Posted March 31, 2023
Featuring Robert Sanders

Raya is a young red panda who lives at Potawatomi Zoo in South Bend, Indiana. At only a year and a half of age, Raya has overcome numerous health challenges thanks to the dedication of her caretakers and medical team—including some a state away!

Red Panda Cub2 Bottle Feed
Raya the red panda is bottle-fed at her home, Potawatomi Zoo in South Bend, Indiana.

Featuring Dr. Audrey Siegrist, veterinarian at Potawatomi Zoo; Dr. Robert Sanders, associate professor of Small Animal Clinical Sciences at the MSU Veterinary Medical Center

Before ever journeying to the Michigan State University Veterinary Medical Center for care, however, Raya conquered a few obstacles while at home.

As A Newborn

“Raya’s case has been long and complicated already for a one-year-old panda!” says Dr. Audrey Siegrist, the veterinarian at Potawatomi Zoo. “She had to be pulled from her mom and sibling as a newborn and hand-raised due to aspiration pneumonia.”

Aspiration pneumonia is an infection of the lungs caused by breathing food and liquid into the airway, and left her too weak to nurse naturally. The infection required the newborn cub to be fed via syringe and kept in an incubator. Zoo staff kept her on 24-hour care.

“Red pandas are known to be challenging to hand-rear, but Raya made it through,” says Siegrist.

Though the pneumonia cleared up, as Raya grew, her hind legs struggled. She developed splay leg, also known as swimmer syndrome, a deformity that impacts an animal’s ability to stand or walk. Often associated with dogs, the condition is characterized by legs that splay out to the animal’s sides while they lay on their abdomen.

To help Raya improve her hind leg muscles, the Potawatomi Zoo team enacted a little DIY magic, placing her in a custom-made exercise track for daily physical therapy. She also wore hobbles, a type of brace that prevented her legs from splaying.

In time, Raya’s gait improved significantly.

“She was able to be reunited with her mom and sibling after several months, but still maintains a bond with her humans,” says Siegrist.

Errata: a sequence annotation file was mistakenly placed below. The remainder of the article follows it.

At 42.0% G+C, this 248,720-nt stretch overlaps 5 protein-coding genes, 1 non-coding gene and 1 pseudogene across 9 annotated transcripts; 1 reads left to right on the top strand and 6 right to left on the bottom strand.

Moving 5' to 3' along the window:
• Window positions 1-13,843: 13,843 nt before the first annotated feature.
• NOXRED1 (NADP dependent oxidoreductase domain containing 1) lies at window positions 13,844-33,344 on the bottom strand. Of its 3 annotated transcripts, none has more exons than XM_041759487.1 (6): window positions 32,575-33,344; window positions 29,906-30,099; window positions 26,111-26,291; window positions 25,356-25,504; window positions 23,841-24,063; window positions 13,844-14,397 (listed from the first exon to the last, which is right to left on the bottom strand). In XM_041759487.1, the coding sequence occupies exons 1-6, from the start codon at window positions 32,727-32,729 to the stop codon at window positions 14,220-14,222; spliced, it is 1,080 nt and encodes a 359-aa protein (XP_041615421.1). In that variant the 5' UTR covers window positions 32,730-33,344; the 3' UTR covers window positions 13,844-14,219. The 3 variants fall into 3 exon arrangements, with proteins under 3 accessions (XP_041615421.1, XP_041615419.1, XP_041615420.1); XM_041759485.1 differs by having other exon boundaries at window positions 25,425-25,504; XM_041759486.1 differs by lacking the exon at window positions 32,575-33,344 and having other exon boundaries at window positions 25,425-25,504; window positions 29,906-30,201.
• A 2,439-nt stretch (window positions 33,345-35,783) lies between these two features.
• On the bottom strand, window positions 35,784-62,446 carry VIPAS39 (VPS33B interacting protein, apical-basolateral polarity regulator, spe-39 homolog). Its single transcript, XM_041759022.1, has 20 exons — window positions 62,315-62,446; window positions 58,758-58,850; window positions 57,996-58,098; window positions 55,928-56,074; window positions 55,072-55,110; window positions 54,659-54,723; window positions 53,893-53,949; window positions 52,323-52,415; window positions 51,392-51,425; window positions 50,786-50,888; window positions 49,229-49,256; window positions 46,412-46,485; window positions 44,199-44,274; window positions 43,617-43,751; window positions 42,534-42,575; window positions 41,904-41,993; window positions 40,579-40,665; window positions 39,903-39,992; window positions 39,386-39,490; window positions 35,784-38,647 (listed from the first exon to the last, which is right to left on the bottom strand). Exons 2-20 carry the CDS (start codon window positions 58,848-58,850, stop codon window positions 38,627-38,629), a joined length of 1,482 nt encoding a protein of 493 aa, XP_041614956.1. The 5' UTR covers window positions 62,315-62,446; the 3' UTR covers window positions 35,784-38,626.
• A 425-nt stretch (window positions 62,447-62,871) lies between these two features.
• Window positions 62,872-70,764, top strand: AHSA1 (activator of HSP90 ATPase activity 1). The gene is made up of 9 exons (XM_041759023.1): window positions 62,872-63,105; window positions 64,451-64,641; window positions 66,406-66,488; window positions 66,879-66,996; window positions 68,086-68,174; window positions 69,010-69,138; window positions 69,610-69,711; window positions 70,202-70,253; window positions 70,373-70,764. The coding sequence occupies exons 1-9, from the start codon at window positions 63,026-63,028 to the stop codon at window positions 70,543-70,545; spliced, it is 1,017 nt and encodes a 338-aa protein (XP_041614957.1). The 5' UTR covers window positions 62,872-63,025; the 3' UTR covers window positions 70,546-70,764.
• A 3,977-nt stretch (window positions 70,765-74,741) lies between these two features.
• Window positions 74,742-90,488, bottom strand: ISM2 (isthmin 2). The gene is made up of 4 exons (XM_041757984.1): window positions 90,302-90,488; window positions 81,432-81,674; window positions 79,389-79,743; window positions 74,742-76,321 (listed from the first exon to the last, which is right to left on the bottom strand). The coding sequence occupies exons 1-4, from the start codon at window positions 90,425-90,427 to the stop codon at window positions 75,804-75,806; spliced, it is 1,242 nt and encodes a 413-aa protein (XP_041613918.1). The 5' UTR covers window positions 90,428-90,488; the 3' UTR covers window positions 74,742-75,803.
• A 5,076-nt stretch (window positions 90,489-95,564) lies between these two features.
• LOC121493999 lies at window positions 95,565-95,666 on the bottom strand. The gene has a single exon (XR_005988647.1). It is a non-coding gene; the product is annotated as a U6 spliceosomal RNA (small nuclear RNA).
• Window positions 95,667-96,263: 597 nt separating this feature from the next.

Raya Red Panda Cub2 Giraffe Toy 3 Webb
Raya and her giraffe toy.

Investigating the Heart

While treating Raya for suspected toxoplasmosis (a parasitic infection commonly associated with cats), the Zoo medical team discovered no parasites, but a heart murmur and a suspected enlarged right atrium. They performed an electrocardiogram and conducted bloodwork, but the results seemed normal. Additional, in-depth diagnostics were needed to identify any congenital cardiac disease or malformation.

“That is where MSU comes in,” says Dr. Siegrist.

Raya was brought northeast for a full cardiac workup at the MSU Veterinary Medical Center. Dr. Robert Sanders of the Hospital’s Cardiology Service performed an echocardiogram, which showed valve regurgitation. This means Raya’s heart valves were leaky. This is often a minor condition, but it can place strain on the heart by requiring it to work harder or pump less blood.

Raya Red Panda 1
Raya (and her toy) in the custom-made track that was created to help build strength in her hind leg muscles after developing swimmer syndrome.

Apart from revealing valve regurgitation, the echocardiogram found no major defects or size abnormalities in the atrium—fortunately, Raya’s heart was big only in a metaphorical sense! The test also confirmed that there was no evidence of heartworm disease in Raya.

Moving forward

To keep Raya and her heart in the best shape they could, her team of Zoo and MSU experts prescribed her a anti-parasite medication (as her enclosure mate had gone through a toxoplasmosis infection recently) to take daily for one month. Raya’s weight was rechecked weekly, and she would later return to MSU for another cardiac exam.

Six months later, Raya and her team made the two-and-a-half-hour journey to East Lansing. There, testing revealed that her heart was stable. She no longer needed any medication, and could go home to Potawatomi Zoo with her caretakers at ease. It was recommended that Raya be examined again in another nine months.

“She has been playful and active,” says Siegrist, “with no signs of problems. We are so grateful to MSU for all of the great care that Raya has received!”

Read Raya's clinical case study here.

Categories: Happy Tails